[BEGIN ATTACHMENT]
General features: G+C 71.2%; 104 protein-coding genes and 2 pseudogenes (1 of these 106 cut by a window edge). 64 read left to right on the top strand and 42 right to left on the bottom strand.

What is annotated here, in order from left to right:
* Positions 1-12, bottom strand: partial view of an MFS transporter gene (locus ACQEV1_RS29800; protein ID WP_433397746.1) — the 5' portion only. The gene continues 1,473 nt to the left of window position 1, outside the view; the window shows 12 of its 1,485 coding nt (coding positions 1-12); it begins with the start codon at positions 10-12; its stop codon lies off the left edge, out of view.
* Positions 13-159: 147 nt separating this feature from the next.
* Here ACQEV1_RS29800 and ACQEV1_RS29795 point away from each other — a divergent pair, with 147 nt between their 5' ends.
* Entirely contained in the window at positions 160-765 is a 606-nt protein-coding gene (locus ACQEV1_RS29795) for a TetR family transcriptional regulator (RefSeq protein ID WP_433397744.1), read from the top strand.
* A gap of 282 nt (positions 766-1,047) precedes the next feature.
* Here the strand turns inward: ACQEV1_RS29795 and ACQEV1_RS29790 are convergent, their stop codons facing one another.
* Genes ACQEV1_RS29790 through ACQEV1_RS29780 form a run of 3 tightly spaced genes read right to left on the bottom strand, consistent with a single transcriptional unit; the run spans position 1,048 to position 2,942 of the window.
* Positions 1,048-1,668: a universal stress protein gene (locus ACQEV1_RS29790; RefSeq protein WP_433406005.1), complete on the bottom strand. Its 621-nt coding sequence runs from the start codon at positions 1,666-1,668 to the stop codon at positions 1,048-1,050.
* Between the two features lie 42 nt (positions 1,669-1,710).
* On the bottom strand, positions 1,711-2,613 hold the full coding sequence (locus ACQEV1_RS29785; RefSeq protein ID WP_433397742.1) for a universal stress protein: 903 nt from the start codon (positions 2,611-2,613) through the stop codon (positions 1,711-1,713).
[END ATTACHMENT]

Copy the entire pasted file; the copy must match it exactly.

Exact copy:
General features: G+C 71.2%; 104 protein-coding genes and 2 pseudogenes (1 of these 106 cut by a window edge). 64 read left to right on the top strand and 42 right to left on the bottom strand.

What is annotated here, in order from left to right:
* Positions 1-12, bottom strand: partial view of an MFS transporter gene (locus ACQEV1_RS29800; protein ID WP_433397746.1) — the 5' portion only. The gene continues 1,473 nt to the left of window position 1, outside the view; the window shows 12 of its 1,485 coding nt (coding positions 1-12); it begins with the start codon at positions 10-12; its stop codon lies off the left edge, out of view.
* Positions 13-159: 147 nt separating this feature from the next.
* Here ACQEV1_RS29800 and ACQEV1_RS29795 point away from each other — a divergent pair, with 147 nt between their 5' ends.
* Entirely contained in the window at positions 160-765 is a 606-nt protein-coding gene (locus ACQEV1_RS29795) for a TetR family transcriptional regulator (RefSeq protein ID WP_433397744.1), read from the top strand.
* A gap of 282 nt (positions 766-1,047) precedes the next feature.
* Here the strand turns inward: ACQEV1_RS29795 and ACQEV1_RS29790 are convergent, their stop codons facing one another.
* Genes ACQEV1_RS29790 through ACQEV1_RS29780 form a run of 3 tightly spaced genes read right to left on the bottom strand, consistent with a single transcriptional unit; the run spans position 1,048 to position 2,942 of the window.
* Positions 1,048-1,668: a universal stress protein gene (locus ACQEV1_RS29790; RefSeq protein WP_433406005.1), complete on the bottom strand. Its 621-nt coding sequence runs from the start codon at positions 1,666-1,668 to the stop codon at positions 1,048-1,050.
* Between the two features lie 42 nt (positions 1,669-1,710).
* On the bottom strand, positions 1,711-2,613 hold the full coding sequence (locus ACQEV1_RS29785; RefSeq protein ID WP_433397742.1) for a universal stress protein: 903 nt from the start codon (positions 2,611-2,613) through the stop codon (positions 1,711-1,713).